'7. If you see a seismic team crossing onto the land, follow them... If possible, put your foot (umbrella...) under the hand-drill to stop a hole being drilled, or otherwise if you are too late for this -- Sit on the hole...

'10. Do not bring illegal substances onto the site or break the Law in any way -- it would only be an excuse for the CEGB to call the Police in and have us all removed

The board approached the police

These newcomers made things so difficult for the board that they approached the police for help. The difficulty is best described in a letter they wrote to the chief constable:

'Unfortunately, those injunctions have not prevented further interference. Although the local demonstrators have obeyed them and withdrawn, other antinuclear objectors from much further afield have now moved on to the Searles' land and are being equally obstructive. Their action has stopped all work on one of two rigs. To try to use it in present circumstances would expose the demonstrators in its immediate vicinity to serious risk of injury. The Board also still have to carry out the survey's final phase, a seismic test, involving a number of controlled explosions.
This again would be too dangerous to carry out while demonstrators remain on the land. I understand that the present demonstrators have ignored all requests from Mr. Searle to leave. Although the Board will continue to seek injunctions against any person obstructing the work whom it is able to identify, such action will not end the interference, because the new demonstrators are unknown in the area and their identification is therefore becoming increasingly difficult. Moreover, further replacements appear to be readily available. On the other hand, the Board should only need approximately seven more days of uninterrupted work to complete all aspects of the survey. It is against this background that we seek your assistance. Wilful obstruction of the Board's exercise of its powers under S. 35(1) of the Electricity Act 1957 is a criminal offence under S. 280(2) of the Town and Country Planning Act 1971. All other works in relation to the survey of this site and of the other four sites have been completed... We therefore write to ask you for your assistance in enabling the Board to carry out its statutory duties by preventing further unlawful obstruction.'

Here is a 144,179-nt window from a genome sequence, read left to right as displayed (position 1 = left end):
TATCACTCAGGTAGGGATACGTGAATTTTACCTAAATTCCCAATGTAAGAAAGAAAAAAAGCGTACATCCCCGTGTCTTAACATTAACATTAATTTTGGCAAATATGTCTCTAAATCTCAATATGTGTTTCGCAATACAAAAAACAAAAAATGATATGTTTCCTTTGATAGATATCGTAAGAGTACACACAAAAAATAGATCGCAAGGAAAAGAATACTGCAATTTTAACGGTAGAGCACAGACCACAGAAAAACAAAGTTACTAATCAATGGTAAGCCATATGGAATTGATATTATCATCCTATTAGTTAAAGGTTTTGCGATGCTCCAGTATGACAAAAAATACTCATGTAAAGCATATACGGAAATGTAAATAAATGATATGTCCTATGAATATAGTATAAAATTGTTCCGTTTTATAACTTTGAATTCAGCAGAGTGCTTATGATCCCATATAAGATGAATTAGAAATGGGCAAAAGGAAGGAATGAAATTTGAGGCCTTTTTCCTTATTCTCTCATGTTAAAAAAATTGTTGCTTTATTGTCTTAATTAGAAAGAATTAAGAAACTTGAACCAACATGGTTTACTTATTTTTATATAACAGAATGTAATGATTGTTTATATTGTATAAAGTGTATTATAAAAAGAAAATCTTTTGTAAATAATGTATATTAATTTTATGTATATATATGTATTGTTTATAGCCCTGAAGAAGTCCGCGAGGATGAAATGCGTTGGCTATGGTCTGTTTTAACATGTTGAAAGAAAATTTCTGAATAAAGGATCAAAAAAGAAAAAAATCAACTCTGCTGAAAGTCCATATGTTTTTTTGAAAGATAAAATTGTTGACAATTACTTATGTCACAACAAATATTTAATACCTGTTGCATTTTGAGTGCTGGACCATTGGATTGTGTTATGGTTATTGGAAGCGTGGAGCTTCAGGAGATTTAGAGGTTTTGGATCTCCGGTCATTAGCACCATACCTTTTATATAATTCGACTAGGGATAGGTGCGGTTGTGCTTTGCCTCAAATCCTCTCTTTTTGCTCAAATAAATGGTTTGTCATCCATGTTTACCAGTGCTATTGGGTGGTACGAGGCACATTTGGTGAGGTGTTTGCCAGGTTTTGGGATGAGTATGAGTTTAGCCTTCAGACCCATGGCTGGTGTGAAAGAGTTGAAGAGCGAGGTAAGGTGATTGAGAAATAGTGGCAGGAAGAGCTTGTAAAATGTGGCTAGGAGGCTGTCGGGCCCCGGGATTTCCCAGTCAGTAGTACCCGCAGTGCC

The chief constable's reply

The chief constable felt, however, that neither he nor his men could do anything to remove the demonstrators. They had no power of arrest. In a letter of 11th June 1981 he said:

'I am sure you will appreciate that contentious issues such as the work at Luxulyan place the local officers in an unenviable and sensitive position. We have endeavoured to give the Board every possible assistance and we will continue to do so. The legal position is complicated and the public opposition genuinely and vociferously voiced. Against this background, without a more definitive legal mandate, the police inevitably must maintain their low-key presence to preserve the peace.'

The board's application

Now the board feel that they cannot ask their own staff, or the contractors' men, to turn these people off the site. They want the police to do it. The chief constable says No. He thinks he has no lawful authority to do it. He also thinks that it would harm the relationship of his men to the public.